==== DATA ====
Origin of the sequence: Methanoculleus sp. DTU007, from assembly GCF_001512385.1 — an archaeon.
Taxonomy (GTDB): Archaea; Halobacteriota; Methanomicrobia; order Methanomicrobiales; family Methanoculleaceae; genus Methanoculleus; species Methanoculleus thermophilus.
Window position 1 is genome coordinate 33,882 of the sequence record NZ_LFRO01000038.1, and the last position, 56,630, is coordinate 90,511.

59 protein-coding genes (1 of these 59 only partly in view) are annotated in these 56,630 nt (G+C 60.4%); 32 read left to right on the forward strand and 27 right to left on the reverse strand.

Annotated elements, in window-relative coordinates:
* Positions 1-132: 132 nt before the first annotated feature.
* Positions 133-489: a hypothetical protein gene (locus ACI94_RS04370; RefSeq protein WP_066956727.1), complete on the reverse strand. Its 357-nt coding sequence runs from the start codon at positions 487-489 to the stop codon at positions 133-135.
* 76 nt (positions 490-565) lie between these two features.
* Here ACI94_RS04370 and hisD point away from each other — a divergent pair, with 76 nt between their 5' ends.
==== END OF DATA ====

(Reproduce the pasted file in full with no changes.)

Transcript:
Origin of the sequence: Methanoculleus sp. DTU007, from assembly GCF_001512385.1 — an archaeon.
Taxonomy (GTDB): Archaea; Halobacteriota; Methanomicrobia; order Methanomicrobiales; family Methanoculleaceae; genus Methanoculleus; species Methanoculleus thermophilus.
Window position 1 is genome coordinate 33,882 of the sequence record NZ_LFRO01000038.1, and the last position, 56,630, is coordinate 90,511.

59 protein-coding genes (1 of these 59 only partly in view) are annotated in these 56,630 nt (G+C 60.4%); 32 read left to right on the forward strand and 27 right to left on the reverse strand.

Annotated elements, in window-relative coordinates:
* Positions 1-132: 132 nt before the first annotated feature.
* Positions 133-489: a hypothetical protein gene (locus ACI94_RS04370; RefSeq protein WP_066956727.1), complete on the reverse strand. Its 357-nt coding sequence runs from the start codon at positions 487-489 to the stop codon at positions 133-135.
* 76 nt (positions 490-565) lie between these two features.
* Here ACI94_RS04370 and hisD point away from each other — a divergent pair, with 76 nt between their 5' ends.